As financial demands soar, the Institution seeks corporate dollars while safeguarding its integrity
This is a shortened version of a speech I made in December at the National Press Club. It involves the financial health of the Smithsonian — a subject of considerable importance.
Last year I received a letter that immediately got my attention. In it the Smithsonian was accused, in the critic's words, of "upping its ante with the devil."
What had driven my correspondent to exasperation was an announcement I had made soliciting corporate partners to fund an unprecedented initiative upon which the Smithsonian had embarked: the traveling exhibition, in celebration of our 150th year, of 300 of the greatest treasures we hold in trust for the American people.
"America's Smithsonian" required resources that I could not divert from our already strapped operating budget. Nor was I likely to find the required multimillions for such a short-term project by going to individual donors, however generous, or to foundations, subject as they are to so many worthy claims in these tough times for the arts.
So I approved a strategy that breaks new ground for most nonprofits: the inauguration of a corporate partnership program akin to that which provides support for the Olympics and similar events. Any time you break new ground, you expect controversy. Surprisingly, there was little. But those, like the correspondent, who did object raised important concerns that deserve attention.
Our disagreement is not about whether there are risks to an institution's integrity in accepting corporate sponsorship. Of course there are. Our disagreement is about whether those risks can be dealt with, and outweighed by benefits. I think they can.
In the past few years the very conditions under which we and our society operate have changed. For the Smithsonian, public funding is still available to support our core activities, but even the optimists among us know that we face a future of fewer public resources.
Where then to turn? Donations by individuals will always be crucial, but they are not enough to address our wide-ranging needs. Foundations can never redress the balance of shrinking funds for the nonprofit sector.
So we in the nonprofit world find ourselves turning to corporate support more and more. The Smithsonian took its first step into the new realities in the summer of 1991, when it revised an earlier policy banning the display of corporate logos at the Smithsonian in recognition of support for exhibitions and other programs. The decision was left up to Smithsonian directors. Some held the line, others, like the director of our National Museum of American History, saw the trade-off as one he was willing to make: "If I had to make the choice between not teaching and teaching with a logo," he told the press, "I would teach with a logo."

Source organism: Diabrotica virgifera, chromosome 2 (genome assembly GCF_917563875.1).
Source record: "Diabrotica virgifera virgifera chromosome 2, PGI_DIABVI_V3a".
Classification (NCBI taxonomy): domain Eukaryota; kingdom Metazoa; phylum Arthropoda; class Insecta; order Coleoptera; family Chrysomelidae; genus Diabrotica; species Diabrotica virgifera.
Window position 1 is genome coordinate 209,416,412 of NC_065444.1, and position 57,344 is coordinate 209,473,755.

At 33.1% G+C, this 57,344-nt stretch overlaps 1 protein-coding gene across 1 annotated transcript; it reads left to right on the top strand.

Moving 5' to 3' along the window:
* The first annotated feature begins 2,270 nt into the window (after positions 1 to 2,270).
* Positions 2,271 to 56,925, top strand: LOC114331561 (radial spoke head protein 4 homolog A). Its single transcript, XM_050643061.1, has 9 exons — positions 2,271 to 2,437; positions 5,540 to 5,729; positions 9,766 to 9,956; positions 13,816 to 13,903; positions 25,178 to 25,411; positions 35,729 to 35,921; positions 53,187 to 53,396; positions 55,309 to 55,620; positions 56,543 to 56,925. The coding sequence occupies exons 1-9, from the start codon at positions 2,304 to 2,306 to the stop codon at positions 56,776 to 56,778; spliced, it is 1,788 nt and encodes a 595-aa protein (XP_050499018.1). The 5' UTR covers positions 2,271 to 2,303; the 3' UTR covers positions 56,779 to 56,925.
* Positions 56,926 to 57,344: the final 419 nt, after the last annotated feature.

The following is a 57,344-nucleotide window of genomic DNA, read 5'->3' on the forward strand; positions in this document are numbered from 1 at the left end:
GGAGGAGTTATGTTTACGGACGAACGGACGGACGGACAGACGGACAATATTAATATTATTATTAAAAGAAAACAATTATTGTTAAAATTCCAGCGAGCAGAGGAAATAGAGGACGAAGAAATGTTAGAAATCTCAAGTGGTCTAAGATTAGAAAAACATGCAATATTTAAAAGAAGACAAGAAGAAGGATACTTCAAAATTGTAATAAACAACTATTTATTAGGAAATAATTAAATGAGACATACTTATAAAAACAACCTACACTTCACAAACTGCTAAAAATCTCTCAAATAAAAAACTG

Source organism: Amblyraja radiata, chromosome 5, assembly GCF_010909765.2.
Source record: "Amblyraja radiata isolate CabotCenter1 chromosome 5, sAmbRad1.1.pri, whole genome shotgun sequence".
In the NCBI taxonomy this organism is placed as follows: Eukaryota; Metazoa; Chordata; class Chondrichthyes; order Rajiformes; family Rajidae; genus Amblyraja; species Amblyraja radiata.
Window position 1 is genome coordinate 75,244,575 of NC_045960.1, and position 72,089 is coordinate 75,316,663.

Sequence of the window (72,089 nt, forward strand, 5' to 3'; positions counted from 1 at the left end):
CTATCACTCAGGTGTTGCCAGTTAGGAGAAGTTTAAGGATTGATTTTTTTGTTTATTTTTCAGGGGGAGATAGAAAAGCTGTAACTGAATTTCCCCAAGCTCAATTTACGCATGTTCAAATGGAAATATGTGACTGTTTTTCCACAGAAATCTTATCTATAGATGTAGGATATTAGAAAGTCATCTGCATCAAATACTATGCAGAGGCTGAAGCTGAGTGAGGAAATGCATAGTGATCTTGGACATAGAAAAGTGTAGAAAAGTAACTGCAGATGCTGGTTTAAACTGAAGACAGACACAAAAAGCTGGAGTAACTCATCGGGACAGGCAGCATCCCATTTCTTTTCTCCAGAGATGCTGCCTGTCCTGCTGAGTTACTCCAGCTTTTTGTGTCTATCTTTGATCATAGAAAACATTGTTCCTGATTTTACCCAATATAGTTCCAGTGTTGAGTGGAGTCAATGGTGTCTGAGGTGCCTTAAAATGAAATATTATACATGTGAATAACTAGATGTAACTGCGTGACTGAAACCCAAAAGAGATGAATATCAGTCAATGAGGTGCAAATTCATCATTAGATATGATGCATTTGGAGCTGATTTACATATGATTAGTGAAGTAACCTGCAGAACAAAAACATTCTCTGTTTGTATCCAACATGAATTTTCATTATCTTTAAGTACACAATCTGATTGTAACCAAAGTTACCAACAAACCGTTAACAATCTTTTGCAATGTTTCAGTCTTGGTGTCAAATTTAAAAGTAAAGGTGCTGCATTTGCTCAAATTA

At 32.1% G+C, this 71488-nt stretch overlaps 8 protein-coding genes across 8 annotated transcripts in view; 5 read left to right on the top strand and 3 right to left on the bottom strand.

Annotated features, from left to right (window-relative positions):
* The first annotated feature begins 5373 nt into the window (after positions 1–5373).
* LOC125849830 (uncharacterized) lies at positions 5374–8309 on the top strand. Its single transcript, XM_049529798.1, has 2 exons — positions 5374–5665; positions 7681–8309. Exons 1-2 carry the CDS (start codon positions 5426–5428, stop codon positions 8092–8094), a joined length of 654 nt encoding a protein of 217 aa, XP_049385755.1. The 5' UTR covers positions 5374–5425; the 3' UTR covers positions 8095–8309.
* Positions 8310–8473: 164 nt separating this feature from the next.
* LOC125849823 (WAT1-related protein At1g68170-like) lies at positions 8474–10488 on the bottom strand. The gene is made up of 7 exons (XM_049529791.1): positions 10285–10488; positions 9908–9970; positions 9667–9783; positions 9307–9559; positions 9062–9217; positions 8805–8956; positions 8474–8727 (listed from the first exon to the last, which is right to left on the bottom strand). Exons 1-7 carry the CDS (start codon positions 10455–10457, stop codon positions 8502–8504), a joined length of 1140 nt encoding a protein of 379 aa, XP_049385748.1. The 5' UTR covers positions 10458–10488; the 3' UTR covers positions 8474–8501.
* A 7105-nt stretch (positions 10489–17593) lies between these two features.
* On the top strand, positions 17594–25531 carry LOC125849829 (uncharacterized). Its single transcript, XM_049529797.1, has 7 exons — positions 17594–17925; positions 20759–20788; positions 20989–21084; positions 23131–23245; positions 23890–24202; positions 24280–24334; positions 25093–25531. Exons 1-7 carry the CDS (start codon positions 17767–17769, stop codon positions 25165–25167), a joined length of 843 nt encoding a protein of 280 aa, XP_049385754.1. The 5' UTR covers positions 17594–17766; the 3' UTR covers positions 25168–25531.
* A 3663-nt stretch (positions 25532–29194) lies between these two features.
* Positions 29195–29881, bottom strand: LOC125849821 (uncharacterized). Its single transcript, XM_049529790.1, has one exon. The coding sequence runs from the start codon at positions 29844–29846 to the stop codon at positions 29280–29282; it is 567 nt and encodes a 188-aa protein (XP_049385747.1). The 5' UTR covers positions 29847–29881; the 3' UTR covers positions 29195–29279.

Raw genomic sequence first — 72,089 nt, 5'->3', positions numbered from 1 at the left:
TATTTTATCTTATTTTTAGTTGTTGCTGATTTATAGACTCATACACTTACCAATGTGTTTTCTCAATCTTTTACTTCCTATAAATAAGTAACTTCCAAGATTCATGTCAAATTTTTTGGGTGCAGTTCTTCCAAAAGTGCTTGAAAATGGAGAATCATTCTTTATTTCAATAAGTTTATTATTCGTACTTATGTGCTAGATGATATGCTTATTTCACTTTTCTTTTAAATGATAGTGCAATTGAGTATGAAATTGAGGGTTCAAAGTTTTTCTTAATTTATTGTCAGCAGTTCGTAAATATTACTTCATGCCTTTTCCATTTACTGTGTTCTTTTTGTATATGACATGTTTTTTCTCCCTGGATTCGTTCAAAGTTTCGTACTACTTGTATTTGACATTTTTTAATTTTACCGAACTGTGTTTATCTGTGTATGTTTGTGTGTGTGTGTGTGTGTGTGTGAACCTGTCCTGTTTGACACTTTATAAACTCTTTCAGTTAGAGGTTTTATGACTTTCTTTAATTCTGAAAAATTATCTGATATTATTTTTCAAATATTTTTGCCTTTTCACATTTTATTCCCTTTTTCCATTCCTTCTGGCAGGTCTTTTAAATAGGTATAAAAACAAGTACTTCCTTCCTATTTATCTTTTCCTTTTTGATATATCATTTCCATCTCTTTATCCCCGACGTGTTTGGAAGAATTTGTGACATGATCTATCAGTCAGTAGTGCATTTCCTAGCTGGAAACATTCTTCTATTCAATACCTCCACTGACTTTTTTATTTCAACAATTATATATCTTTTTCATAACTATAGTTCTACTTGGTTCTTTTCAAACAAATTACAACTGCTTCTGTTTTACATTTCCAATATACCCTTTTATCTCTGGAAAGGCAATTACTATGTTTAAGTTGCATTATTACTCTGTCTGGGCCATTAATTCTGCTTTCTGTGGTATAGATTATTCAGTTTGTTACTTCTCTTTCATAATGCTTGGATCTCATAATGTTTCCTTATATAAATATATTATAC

The heart of the debate has to do with assessing both what the corporate sponsor gains and what we in the nonprofit world gain. Let's not be coy about it. A logo is closer to advertising; otherwise why would corporations insist on having it prominently displayed? But is it endorsement? Is the Smithsonian saying this is a better product than another? Call me naive, but I think that's a stretch. The Smithsonian, by allowing a logo, is simply allowing a corporation the full measure of public goodwill for having funded that important exhibition or program.
But if that's a small price to pay to ensure the greater good of funding important work, where should we erect the wall? Clearly we build it on the protection of content. No amount of money, from any source, should be able to purchase the content of the Smithsonian's exhibitions and other programs.
By now you have figured out that I am not one who believes that a connection with a corporate sponsor is a capitulation to all that is crass in our society. Indeed, I am amazed by the leap of argument that comes naturally to those who fear the worst. In the controversy that raged over the inclusion of LEGO-built animals in our exhibition in the late '80s on human attitudes toward animals — a choice made by our curators with absolutely no provision of corporate underwriting — we were warned that "Judging from the LEGO exhibit, it is only a matter of time before there are golden arches coming out of a McDonald's Air and Space Museum."
That's not my nightmare. Golden arches will not rise over the National Air and Space Museum on my watch. My nightmare is a future in which the Smithsonian is unable to make its collections and expertise easily available; one in which our ideas are stillborn, our capacity to update and contribute limited. But that's not to say I don't worry about what is and isn't acceptable in our commercial relationships.
If I had to summarize the Smithsonian's current thinking on the matter of corporate sponsorship, I would put it this way: we have entered an era of what I would call enlightened realism. We in the nonprofit world have certain needs that must be addressed and fundamental standards that must be adhered to. The corporate world has its own requirements. If we are to have mutually beneficial connections, we owe it to ourselves to work out what is and isn't negotiable and then to make every attempt to understand our potential partner's own issues.
But make no bones about it, this is an experiment. We have taken a number of actions to make sure we function within the bounds of propriety, including the scuttling of some borderline initiatives, the establishment of an internal panel to ensure the acceptability of all the partner programs, and the development of guidelines for the use of images and logos.
With these kinds of safeguards in place, we can guarantee the viability and integrity of the Institution.